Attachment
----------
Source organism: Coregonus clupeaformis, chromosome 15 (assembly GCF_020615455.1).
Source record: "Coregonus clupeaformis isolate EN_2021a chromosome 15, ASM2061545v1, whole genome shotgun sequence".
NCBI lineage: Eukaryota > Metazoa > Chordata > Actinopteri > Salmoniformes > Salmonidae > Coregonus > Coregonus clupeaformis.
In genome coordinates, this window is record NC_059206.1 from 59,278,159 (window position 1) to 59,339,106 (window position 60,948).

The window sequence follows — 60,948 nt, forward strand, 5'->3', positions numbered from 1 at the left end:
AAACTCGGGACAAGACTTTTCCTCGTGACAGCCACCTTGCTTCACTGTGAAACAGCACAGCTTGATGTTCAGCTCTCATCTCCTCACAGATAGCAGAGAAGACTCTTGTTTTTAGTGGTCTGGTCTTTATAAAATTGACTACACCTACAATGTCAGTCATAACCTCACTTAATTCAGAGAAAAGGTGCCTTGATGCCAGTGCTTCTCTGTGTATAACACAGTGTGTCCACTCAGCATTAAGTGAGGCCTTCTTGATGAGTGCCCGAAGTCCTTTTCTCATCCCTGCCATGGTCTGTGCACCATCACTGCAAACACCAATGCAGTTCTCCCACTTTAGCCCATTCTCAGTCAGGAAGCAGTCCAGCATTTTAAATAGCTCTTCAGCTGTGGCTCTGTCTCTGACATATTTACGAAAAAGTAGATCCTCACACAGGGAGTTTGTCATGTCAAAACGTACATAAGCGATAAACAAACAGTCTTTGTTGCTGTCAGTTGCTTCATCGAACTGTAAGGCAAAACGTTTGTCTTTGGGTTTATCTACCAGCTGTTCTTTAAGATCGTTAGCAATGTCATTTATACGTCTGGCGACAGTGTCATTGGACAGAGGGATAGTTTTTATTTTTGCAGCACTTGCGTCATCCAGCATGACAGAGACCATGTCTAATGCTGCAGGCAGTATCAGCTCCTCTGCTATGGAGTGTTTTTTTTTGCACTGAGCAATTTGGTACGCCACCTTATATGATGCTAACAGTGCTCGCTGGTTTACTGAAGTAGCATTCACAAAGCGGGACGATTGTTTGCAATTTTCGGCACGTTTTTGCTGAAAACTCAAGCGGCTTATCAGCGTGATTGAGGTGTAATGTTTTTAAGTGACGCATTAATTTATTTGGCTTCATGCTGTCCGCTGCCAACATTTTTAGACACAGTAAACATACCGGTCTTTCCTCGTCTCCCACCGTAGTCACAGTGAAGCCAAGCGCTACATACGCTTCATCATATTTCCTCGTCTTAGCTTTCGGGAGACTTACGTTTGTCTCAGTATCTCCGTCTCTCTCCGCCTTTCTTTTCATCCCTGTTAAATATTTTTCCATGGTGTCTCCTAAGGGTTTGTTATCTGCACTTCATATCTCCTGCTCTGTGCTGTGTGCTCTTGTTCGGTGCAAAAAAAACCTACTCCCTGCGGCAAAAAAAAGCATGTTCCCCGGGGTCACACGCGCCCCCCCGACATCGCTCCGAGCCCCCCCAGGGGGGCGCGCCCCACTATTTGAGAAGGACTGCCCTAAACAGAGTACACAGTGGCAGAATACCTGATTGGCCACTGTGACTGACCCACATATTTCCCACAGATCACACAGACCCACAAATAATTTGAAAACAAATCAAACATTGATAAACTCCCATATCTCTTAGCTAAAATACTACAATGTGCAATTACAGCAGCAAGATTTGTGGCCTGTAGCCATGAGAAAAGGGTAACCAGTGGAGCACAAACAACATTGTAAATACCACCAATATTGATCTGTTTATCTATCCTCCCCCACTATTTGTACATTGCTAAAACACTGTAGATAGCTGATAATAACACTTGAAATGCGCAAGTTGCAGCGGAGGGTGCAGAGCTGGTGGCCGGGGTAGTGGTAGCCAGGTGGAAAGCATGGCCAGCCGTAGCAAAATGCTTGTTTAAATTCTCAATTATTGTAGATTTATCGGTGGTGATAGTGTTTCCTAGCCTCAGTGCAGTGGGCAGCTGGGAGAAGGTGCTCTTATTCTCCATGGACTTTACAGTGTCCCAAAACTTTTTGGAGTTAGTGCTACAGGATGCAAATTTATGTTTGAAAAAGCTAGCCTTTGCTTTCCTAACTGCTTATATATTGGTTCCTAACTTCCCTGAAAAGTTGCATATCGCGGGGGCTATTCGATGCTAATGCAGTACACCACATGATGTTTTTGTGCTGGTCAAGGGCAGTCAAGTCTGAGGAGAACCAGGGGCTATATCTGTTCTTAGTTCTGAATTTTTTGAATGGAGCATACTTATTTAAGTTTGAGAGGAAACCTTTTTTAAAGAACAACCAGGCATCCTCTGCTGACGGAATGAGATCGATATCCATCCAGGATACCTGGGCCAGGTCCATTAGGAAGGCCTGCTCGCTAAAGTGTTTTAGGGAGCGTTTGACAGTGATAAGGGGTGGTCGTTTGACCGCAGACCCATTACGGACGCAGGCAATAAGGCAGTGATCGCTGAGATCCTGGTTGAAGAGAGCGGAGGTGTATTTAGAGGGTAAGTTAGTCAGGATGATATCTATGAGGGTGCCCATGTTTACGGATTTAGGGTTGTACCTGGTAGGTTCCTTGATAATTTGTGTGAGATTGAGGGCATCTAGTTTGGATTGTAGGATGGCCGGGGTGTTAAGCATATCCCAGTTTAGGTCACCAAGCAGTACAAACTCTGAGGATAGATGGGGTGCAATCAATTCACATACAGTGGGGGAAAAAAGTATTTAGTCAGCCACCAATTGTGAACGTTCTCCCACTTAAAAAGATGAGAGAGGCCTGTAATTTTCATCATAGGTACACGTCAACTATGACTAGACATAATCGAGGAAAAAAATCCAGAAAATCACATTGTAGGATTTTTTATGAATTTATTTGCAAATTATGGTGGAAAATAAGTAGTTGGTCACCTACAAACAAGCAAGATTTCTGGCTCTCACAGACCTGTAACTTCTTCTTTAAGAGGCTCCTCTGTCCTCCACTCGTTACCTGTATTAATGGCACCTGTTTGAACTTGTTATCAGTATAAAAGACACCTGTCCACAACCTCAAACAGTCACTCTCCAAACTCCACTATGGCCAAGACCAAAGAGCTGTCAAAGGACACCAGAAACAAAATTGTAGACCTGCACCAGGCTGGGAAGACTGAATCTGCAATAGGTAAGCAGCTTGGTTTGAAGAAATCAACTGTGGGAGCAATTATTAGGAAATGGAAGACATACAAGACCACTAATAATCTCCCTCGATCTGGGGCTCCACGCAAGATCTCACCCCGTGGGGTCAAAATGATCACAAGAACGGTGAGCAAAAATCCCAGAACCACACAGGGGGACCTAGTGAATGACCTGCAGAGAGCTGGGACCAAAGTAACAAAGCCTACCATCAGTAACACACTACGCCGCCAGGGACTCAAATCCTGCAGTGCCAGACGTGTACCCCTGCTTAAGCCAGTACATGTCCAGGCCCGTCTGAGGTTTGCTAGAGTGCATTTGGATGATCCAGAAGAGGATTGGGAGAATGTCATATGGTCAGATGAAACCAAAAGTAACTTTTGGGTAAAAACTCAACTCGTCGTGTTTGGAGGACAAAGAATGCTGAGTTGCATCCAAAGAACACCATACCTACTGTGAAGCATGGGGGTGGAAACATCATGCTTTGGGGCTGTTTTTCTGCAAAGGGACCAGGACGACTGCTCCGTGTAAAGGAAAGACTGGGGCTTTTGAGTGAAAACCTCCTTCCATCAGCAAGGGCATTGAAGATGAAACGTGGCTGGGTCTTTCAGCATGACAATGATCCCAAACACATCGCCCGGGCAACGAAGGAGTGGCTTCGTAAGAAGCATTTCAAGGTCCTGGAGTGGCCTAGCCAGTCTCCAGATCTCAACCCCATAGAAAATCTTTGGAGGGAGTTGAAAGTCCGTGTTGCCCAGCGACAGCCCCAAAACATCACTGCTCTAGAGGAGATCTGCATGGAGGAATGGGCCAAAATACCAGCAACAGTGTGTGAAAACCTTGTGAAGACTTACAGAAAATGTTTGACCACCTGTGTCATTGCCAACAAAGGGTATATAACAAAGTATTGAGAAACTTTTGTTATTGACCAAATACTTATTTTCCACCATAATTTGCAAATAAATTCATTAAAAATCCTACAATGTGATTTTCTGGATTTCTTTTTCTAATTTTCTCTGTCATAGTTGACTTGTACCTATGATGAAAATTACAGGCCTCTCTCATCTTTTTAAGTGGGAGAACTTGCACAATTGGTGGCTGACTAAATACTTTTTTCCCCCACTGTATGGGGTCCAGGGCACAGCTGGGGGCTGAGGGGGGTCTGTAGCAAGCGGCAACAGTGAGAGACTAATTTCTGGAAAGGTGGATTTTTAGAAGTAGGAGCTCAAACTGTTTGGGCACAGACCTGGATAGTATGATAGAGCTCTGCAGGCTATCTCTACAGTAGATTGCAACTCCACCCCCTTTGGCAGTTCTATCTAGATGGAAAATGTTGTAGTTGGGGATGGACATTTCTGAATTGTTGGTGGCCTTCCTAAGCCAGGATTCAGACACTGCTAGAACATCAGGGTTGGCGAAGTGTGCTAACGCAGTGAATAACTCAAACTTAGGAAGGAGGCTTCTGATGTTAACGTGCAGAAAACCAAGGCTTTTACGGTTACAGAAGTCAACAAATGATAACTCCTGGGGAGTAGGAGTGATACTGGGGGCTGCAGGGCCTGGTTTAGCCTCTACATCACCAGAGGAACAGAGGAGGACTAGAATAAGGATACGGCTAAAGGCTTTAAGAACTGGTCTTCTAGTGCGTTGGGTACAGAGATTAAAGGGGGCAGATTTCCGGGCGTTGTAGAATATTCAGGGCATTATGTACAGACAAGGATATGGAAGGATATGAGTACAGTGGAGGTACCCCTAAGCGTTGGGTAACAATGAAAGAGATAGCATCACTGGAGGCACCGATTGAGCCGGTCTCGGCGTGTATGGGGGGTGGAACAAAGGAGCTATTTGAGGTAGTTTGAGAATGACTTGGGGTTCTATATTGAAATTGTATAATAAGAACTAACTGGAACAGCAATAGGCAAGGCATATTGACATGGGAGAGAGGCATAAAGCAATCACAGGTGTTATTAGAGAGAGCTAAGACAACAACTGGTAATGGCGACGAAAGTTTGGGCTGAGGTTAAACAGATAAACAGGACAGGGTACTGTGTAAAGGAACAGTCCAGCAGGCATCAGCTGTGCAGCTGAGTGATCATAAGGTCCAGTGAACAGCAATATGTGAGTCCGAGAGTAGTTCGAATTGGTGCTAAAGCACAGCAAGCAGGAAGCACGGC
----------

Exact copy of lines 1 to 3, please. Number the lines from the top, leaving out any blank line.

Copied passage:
Source organism: Coregonus clupeaformis, chromosome 15 (assembly GCF_020615455.1).
Source record: "Coregonus clupeaformis isolate EN_2021a chromosome 15, ASM2061545v1, whole genome shotgun sequence".
NCBI lineage: Eukaryota > Metazoa > Chordata > Actinopteri > Salmoniformes > Salmonidae > Coregonus > Coregonus clupeaformis.